After going without a carousel for nearly 18 months, visitors to the Inner Harbor will soon be able to again ride a childhood favorite that had been around for more than a century.
The city’s Board of Estimates is scheduled Wednesday to approve a five-year lease agreement between Charm City Carousel Entertainment LLC, of Stevensville, and the Baltimore Development Corp. that will bring a 36-foot wide carousel to an empty plot between the Maryland Science Center and Rash Field.
The carousel’s installation marks a return to a 106-year-old tradition that was lost in January 2012, when the former carousel at that site fell into disrepair. The owner, Richard Knight, told The Baltimore Sun that city red tape prevented him from upgrading his carousel and obtaining a food vendor license.
A petition on www.change.org to save the carousel drew 865 signatures, but ultimately Knight and the city could not reach an agreement to keep the carousel operating.
Wednesday’s vote is to approve a $38,000 rent for the remaining six months of 2013 and then $50,000 annually for the remaining four years. Mark Rosenzweig, vice president at Charm City Carousel, said he hopes to open early this summer.
“[We are] honored to have been selected by the mayor’s office to bring a classic carousel back” to Baltimore, he said. “Our goal is to provide clean, wholesome family entertainment to those visiting the Inner Harbor.”
Nearby businesses are welcoming the carousel’s return.
“Some people have come in and asked about it,” said Kat Hunt, a supervisor at Breaker’s Café, a restaurant at the Maryland Science Center. Hunt believes it will make attract more customers, adding that even out-of-state tourists have asked about the carousel.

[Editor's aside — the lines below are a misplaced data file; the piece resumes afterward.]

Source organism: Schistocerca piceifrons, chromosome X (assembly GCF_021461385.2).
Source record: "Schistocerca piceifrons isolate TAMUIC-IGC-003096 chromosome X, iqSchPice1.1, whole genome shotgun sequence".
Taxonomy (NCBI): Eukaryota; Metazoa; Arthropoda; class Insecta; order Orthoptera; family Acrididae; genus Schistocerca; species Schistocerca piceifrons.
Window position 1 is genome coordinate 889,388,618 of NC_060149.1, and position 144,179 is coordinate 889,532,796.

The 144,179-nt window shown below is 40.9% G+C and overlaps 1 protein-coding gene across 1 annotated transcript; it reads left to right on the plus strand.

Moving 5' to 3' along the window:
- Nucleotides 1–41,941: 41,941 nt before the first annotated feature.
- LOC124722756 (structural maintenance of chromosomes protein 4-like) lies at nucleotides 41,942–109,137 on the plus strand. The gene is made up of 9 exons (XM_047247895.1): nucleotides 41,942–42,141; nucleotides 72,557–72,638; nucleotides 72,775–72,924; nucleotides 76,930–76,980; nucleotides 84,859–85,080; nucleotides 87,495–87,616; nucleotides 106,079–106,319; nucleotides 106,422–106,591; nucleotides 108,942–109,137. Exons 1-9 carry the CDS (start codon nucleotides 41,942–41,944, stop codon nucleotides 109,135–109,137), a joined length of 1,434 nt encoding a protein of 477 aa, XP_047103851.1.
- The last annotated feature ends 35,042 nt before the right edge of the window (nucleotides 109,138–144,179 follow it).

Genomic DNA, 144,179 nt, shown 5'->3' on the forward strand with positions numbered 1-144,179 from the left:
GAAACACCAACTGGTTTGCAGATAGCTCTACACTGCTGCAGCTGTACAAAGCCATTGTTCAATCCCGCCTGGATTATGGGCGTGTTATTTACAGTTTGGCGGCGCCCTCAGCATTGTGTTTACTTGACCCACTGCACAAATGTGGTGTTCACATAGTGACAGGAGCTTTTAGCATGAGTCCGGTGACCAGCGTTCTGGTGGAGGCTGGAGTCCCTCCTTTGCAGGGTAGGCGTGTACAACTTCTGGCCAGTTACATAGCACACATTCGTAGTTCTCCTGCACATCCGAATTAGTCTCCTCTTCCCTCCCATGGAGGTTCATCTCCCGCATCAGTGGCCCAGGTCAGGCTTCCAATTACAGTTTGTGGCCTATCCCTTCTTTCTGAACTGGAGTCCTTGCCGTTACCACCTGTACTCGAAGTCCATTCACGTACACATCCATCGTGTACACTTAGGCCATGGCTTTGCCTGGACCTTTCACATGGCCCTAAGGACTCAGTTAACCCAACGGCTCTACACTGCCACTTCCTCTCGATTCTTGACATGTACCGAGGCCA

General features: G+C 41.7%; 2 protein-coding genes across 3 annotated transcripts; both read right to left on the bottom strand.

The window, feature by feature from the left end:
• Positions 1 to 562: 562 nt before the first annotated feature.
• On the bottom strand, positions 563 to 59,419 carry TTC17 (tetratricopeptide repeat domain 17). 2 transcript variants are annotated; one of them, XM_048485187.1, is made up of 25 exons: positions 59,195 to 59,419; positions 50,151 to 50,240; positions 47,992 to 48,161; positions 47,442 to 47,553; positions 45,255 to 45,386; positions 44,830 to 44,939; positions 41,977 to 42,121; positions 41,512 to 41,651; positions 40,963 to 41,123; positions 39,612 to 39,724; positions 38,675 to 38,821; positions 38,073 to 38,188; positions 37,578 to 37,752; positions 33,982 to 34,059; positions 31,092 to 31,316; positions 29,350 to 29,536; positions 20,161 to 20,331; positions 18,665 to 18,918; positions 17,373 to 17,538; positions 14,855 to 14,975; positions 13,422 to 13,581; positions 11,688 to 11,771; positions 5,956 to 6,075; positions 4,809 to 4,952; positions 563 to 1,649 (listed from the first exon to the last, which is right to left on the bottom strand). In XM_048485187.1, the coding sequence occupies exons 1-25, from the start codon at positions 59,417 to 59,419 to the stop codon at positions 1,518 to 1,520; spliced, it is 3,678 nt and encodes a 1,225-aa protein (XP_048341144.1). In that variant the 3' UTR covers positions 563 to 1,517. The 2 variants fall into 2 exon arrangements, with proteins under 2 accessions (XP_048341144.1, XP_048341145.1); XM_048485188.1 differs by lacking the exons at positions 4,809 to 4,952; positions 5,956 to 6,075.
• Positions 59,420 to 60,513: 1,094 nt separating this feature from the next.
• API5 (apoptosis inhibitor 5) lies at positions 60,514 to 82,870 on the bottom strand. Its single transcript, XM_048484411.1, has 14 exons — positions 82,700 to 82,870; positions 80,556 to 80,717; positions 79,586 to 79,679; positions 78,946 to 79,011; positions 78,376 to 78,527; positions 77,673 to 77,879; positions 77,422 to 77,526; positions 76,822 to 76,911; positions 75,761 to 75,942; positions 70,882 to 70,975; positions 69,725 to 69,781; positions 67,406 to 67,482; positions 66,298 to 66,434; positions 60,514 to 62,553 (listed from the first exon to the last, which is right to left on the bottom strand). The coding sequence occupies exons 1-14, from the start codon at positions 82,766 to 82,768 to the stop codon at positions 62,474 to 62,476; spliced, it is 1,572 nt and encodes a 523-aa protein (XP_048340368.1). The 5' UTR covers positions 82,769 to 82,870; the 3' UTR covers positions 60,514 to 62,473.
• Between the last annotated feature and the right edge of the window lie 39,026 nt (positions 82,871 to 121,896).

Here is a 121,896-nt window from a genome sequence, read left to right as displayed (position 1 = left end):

Hunt, a native Baltimorean who has worked at Breaker’s Café for 22 years, said the old carousel did extremely well before it fell into disrepair.
Scott Steel, a manager at Watermark Cruises at the Inner Harbor, said the carousel will definitely contribute to business and Watermark may offer specials for families attracted by the carousel. Other nearby businesses, including a smoothie stand and a Rita’s water ice, also expect to gain a boost from the carousel.
Tickets will be available at $3 per person and are cheaper in bulk, Rosenzweig said. The carousel will open at 11 a.m. most days and will close depending on the weather. The only qualification to ride the 30 horses and two chariots unaccompanied is to be taller than 42 inches.
“There is no more iconic ride than the classical carousel,” Rosenzweig said. “We believe the Charm City Carousel will be a perfect complement to the Maryland Science Center, National Aquarium and other amazing attractions.”